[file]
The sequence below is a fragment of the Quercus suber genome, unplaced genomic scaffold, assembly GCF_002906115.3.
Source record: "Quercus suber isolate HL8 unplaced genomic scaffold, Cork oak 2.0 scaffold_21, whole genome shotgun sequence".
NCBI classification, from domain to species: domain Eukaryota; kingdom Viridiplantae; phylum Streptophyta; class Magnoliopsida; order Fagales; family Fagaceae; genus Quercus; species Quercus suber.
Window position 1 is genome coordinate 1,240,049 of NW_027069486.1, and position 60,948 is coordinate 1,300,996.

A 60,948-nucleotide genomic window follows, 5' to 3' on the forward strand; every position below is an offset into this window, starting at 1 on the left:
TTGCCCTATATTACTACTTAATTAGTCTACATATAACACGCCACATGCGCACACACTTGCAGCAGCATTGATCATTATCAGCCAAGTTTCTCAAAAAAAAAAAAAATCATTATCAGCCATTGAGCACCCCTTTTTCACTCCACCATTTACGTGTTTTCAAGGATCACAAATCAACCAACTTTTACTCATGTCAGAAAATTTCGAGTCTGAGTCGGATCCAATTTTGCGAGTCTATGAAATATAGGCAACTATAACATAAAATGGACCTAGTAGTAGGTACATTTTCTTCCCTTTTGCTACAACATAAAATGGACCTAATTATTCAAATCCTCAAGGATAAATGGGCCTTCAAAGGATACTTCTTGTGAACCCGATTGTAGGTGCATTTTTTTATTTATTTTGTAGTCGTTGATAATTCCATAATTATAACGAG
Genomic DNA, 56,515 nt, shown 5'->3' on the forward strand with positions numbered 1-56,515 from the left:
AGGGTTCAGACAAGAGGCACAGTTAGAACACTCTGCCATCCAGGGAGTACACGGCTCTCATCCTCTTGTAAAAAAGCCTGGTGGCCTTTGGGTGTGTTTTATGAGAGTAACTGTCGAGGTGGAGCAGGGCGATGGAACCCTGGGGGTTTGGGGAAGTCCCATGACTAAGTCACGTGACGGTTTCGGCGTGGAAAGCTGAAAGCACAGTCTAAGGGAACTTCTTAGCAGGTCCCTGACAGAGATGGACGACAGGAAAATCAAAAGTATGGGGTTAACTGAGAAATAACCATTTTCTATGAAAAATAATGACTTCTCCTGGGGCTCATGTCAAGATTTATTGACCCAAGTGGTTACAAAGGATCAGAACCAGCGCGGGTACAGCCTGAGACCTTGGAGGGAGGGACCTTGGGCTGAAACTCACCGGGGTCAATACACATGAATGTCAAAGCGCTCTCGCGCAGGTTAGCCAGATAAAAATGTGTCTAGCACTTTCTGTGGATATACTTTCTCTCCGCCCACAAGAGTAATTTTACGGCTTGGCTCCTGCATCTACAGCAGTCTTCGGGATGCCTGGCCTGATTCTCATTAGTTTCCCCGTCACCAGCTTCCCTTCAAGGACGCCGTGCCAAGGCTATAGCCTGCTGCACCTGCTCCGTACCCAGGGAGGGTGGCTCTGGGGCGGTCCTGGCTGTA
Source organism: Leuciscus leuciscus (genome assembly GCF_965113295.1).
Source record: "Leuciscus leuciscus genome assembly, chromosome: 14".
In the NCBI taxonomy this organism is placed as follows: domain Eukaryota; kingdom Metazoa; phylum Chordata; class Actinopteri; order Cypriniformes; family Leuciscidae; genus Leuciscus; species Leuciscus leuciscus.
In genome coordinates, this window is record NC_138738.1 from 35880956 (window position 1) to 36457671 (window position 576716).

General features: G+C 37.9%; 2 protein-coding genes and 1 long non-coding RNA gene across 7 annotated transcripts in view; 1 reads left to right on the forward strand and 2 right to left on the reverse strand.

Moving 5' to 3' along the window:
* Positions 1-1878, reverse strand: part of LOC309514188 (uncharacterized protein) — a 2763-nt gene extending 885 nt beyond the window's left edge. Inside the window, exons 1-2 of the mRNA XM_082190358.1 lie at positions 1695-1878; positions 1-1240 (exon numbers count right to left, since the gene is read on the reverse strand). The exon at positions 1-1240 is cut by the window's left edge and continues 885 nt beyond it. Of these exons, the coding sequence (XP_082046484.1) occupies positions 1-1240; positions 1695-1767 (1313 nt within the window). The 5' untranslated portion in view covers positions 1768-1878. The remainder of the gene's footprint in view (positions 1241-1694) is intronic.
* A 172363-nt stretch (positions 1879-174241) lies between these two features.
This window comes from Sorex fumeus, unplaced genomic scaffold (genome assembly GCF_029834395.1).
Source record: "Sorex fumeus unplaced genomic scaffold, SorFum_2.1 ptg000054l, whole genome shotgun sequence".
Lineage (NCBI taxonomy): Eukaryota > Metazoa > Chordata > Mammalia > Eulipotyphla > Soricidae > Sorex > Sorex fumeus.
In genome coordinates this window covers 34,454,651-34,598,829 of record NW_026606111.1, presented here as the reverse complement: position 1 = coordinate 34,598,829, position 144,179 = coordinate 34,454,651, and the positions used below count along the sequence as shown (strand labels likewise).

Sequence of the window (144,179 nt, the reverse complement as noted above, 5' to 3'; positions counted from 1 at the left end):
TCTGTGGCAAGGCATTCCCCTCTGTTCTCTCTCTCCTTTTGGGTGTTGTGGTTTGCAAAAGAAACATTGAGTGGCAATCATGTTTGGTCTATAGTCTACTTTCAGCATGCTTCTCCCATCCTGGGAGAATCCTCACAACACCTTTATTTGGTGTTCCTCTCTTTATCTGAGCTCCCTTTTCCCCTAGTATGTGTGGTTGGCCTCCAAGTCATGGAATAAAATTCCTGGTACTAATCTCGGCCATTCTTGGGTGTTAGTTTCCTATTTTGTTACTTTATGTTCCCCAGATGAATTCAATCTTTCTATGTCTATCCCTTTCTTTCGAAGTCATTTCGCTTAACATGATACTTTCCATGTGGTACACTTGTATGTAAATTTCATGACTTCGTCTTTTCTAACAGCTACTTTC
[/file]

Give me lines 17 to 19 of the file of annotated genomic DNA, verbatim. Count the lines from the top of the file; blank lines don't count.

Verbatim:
This window comes from Sorex fumeus, unplaced genomic scaffold (genome assembly GCF_029834395.1).
Source record: "Sorex fumeus unplaced genomic scaffold, SorFum_2.1 ptg000054l, whole genome shotgun sequence".
Lineage (NCBI taxonomy): Eukaryota > Metazoa > Chordata > Mammalia > Eulipotyphla > Soricidae > Sorex > Sorex fumeus.